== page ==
Weather across southeastern Texas and Arkansas rice fields this year caused something other than the tasty grain to crop up – panicle blight.

The condition affects rice plants in the field, and while it does not pose a problem for human consumption, it does take a bite out of the harvest.

Two types of blight can affect rice, according to Dr. Ted Wilson, director of the Texas AgriLife Research and Extension Center in Beaumont. Panicle blight can be caused by environmental stress such as high temperatures and need not involve a plant pathogen, he said, while bacterial panicle blight is caused by bacteria.

"The bacteria that causes bacterial panicle blight exists in the environment. It's seed-borne," said Dr. Xin-Gen "Shane" Zhou, Texas AgriLife Research plant pathologist in Beaumont. "During years in which panicle blight is severe, losses in rice fields can be as high as 40 percent of the potential yield."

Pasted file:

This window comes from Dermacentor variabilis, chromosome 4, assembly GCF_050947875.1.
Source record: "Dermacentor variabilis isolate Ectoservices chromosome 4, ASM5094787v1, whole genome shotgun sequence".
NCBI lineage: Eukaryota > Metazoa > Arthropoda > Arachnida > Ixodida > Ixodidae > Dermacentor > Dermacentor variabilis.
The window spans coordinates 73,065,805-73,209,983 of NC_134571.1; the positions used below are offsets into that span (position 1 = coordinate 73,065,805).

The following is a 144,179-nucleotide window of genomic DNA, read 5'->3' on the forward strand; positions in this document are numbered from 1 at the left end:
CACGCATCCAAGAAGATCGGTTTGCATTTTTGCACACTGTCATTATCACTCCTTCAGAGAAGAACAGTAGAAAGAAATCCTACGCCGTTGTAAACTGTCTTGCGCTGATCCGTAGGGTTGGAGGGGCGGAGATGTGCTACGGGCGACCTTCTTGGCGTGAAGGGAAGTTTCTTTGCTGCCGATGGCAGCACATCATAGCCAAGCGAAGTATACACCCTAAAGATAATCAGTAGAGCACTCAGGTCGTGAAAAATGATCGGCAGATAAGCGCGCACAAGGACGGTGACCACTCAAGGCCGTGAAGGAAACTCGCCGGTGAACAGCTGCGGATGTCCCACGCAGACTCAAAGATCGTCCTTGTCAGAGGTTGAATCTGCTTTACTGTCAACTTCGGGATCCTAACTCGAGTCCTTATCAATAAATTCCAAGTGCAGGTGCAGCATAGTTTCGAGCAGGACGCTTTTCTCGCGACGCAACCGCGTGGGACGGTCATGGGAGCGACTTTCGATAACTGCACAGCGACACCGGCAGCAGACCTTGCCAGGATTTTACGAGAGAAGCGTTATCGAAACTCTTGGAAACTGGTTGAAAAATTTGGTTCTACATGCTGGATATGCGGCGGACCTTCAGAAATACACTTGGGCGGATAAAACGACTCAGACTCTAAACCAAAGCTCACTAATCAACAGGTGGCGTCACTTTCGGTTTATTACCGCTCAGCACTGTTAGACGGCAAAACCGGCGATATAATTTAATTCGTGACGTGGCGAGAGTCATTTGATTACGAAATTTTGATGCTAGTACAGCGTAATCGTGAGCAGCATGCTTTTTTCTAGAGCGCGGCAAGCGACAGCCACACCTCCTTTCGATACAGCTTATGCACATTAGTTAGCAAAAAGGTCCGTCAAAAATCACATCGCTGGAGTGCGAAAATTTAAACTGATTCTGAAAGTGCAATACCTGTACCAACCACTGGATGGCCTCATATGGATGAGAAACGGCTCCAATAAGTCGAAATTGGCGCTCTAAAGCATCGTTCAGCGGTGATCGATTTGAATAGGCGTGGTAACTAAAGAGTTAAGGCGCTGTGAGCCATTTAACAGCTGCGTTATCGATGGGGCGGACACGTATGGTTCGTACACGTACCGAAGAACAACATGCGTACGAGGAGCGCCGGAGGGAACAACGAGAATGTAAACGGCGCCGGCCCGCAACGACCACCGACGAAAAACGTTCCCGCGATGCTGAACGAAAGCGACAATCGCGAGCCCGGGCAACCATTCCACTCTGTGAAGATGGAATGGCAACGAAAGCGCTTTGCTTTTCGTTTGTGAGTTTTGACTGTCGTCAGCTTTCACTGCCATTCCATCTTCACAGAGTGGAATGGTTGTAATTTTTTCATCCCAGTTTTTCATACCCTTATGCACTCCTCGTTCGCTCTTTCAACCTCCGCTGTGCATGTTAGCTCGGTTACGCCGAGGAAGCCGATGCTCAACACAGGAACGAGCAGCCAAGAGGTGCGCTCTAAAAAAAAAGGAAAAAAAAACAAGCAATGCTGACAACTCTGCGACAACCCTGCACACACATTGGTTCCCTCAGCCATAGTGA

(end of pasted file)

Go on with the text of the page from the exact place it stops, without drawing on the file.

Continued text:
This year high nighttime temperatures accompanied by frequent rainfall and 95 percent humidity while the rice crop was heading and flowering sparked development of bacterial panicle blight.